Time and time again research has proven the need for the existence of strong youth development programs within communities. The entire community, including families, schools, local government, business and youth themselves has responsibilities in helping to provide for and create an environment where youth have opportunities to thrive. Youth, after all, are the future of the community.
A positive youth development approach considers the whole young person, not just a single characteristic or problem. Youth development is dependent on family and community development as it occurs in the context of the family, community and society. Youth development is designed to focus on the positive outcomes we desire for young people, not the negative we hope to prevent.
Through research, we can define (among other competencies) eight essential elements youth need now, in order to experience economic and social success in adulthood while making positive contributions to their communities. These eight essential elements include: a positive relationship with a caring adult; a safe environment; an inclusive environment; engagement in learning; opportunity for mastery; opportunity to see oneself as an active participant in the future; opportunity for self determination; and the opportunity to value and practice service for others.
When broken down a bit further, the aforementioned eight elements sync into four distinctively difference concept areas including independence, belonging, generosit and mastery.
Independence- Youth need to know and understand that their decisions and actions often hold the power to influence others and/or events. Through the practice of independence, youth mature in self-discipline and responsibility. They learn to better understand themselves and often become independent thinkers.
Belonging- Youth need to feel a sense of connection and caring in relation to their peers and adults with whom they have interaction. Providing the opportunity for youth to feel both physically and emotionally safe while being active participants within a group or organization is vitally important to creating positive outcomes in relation to youth development. Additionally, research consistently emphasizes the need for youth to have opportunities to experience long-term positive relationships with caring adults, other than their parents, in order to experience that sense of belonging.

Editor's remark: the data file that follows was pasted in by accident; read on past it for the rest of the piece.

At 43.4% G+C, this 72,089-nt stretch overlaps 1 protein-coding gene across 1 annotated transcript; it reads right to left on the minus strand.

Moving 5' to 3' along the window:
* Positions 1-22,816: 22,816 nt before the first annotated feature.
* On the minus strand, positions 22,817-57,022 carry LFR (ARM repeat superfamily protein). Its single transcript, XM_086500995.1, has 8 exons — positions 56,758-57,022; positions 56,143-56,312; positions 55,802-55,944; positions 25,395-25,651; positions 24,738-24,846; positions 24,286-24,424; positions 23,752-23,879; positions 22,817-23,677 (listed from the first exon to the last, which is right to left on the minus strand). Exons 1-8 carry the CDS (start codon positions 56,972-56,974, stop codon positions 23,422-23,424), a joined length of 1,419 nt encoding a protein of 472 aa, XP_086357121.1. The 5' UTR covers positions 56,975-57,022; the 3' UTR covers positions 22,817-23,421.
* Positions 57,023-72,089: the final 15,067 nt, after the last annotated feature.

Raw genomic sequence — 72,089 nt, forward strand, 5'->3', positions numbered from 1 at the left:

Generosity- Creating the opportunity where a youth feels their life has meaning and purpose directly correlates to their ability to understand the “big picture” of life and enhances their ability in understanding the concept of giving back to communities and society (civic engagement).
Mastery- Self-confidence is a primary component needed by all youth to thrive. Self-confidence is developed when a youth feels and believes that they are capable and find success in solving problems and achieving goals. Additionally, youth need a safe environment by which to practice and build self-confidence, an environment where they are supported when mistakes are made and where positive and constructive feedback is given. Competitive events should not be the only outlet by which youth build confidence and/or seek mastery of various hobbies or interests.
As adults, our responses to youth characteristics or behaviors often dictate whether a youth will find their needs met in a positive or negative way. By choosing to act, we better our chances at meeting the needs of youth in a positive way, choosing not to act, greatly diminishes future outcomes. Our ability to support the needs of youth within this community in ways which produce positive youth development outcomes, greatly enhances our ability as a community to raise the next generation fully prepared and willing to be active participants within this community. Keep in mind that problem-free does not necessarily equate to being fully prepared.
To learn more about positive youth development research or about the Eight Essential Elements of Youth Development, please contact Jamie Davis at the Lake County Extension Office.